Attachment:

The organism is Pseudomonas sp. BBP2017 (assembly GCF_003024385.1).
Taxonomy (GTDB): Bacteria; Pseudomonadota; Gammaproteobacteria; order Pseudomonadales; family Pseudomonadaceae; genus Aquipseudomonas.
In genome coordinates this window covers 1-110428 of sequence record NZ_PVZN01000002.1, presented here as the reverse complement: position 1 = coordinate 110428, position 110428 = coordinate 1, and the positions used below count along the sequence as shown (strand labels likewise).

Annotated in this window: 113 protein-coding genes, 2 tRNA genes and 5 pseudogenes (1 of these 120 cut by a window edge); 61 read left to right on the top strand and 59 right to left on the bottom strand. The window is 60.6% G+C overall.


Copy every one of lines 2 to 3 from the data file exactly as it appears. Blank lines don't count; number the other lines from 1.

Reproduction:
Taxonomy (GTDB): Bacteria; Pseudomonadota; Gammaproteobacteria; order Pseudomonadales; family Pseudomonadaceae; genus Aquipseudomonas.
In genome coordinates this window covers 1-110428 of sequence record NZ_PVZN01000002.1, presented here as the reverse complement: position 1 = coordinate 110428, position 110428 = coordinate 1, and the positions used below count along the sequence as shown (strand labels likewise).